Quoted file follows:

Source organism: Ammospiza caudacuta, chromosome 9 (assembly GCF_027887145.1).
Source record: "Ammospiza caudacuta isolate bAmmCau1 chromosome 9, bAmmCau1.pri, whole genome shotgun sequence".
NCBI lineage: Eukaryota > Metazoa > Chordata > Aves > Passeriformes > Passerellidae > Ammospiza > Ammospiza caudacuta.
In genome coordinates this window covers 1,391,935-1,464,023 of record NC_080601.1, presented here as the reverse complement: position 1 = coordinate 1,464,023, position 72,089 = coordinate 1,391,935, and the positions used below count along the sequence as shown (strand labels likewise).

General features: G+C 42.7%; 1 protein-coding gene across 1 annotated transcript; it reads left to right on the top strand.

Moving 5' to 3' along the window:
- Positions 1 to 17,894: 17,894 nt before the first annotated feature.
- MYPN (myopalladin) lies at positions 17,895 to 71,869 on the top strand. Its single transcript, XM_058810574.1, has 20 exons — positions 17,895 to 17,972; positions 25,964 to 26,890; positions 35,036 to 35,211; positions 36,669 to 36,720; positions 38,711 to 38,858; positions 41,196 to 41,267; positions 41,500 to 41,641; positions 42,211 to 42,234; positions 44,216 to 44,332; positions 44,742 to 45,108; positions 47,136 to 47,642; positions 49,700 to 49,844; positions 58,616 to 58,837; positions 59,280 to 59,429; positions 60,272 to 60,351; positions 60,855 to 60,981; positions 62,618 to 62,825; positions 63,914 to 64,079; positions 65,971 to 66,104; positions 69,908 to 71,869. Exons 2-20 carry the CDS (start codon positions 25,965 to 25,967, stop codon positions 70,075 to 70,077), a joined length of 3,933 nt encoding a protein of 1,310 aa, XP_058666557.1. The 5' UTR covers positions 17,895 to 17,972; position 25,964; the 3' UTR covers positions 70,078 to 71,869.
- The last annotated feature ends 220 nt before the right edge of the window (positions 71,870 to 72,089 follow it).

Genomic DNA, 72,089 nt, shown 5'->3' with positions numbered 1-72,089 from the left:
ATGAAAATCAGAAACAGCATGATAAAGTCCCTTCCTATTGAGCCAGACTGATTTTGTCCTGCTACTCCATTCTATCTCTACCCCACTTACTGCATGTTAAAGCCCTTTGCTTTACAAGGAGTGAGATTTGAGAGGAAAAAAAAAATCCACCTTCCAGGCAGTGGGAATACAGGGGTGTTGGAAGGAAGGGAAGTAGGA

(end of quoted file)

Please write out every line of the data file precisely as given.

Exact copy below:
Source organism: Ammospiza caudacuta, chromosome 9 (assembly GCF_027887145.1).
Source record: "Ammospiza caudacuta isolate bAmmCau1 chromosome 9, bAmmCau1.pri, whole genome shotgun sequence".
NCBI lineage: Eukaryota > Metazoa > Chordata > Aves > Passeriformes > Passerellidae > Ammospiza > Ammospiza caudacuta.
In genome coordinates this window covers 1,391,935-1,464,023 of record NC_080601.1, presented here as the reverse complement: position 1 = coordinate 1,464,023, position 72,089 = coordinate 1,391,935, and the positions used below count along the sequence as shown (strand labels likewise).

General features: G+C 42.7%; 1 protein-coding gene across 1 annotated transcript; it reads left to right on the top strand.

Moving 5' to 3' along the window:
- Positions 1 to 17,894: 17,894 nt before the first annotated feature.
- MYPN (myopalladin) lies at positions 17,895 to 71,869 on the top strand. Its single transcript, XM_058810574.1, has 20 exons — positions 17,895 to 17,972; positions 25,964 to 26,890; positions 35,036 to 35,211; positions 36,669 to 36,720; positions 38,711 to 38,858; positions 41,196 to 41,267; positions 41,500 to 41,641; positions 42,211 to 42,234; positions 44,216 to 44,332; positions 44,742 to 45,108; positions 47,136 to 47,642; positions 49,700 to 49,844; positions 58,616 to 58,837; positions 59,280 to 59,429; positions 60,272 to 60,351; positions 60,855 to 60,981; positions 62,618 to 62,825; positions 63,914 to 64,079; positions 65,971 to 66,104; positions 69,908 to 71,869. Exons 2-20 carry the CDS (start codon positions 25,965 to 25,967, stop codon positions 70,075 to 70,077), a joined length of 3,933 nt encoding a protein of 1,310 aa, XP_058666557.1. The 5' UTR covers positions 17,895 to 17,972; position 25,964; the 3' UTR covers positions 70,078 to 71,869.
- The last annotated feature ends 220 nt before the right edge of the window (positions 71,870 to 72,089 follow it).

Genomic DNA, 72,089 nt, shown 5'->3' with positions numbered 1-72,089 from the left:
ATGAAAATCAGAAACAGCATGATAAAGTCCCTTCCTATTGAGCCAGACTGATTTTGTCCTGCTACTCCATTCTATCTCTACCCCACTTACTGCATGTTAAAGCCCTTTGCTTTACAAGGAGTGAGATTTGAGAGGAAAAAAAAAATCCACCTTCCAGGCAGTGGGAATACAGGGGTGTTGGAAGGAAGGGAAGTAGGA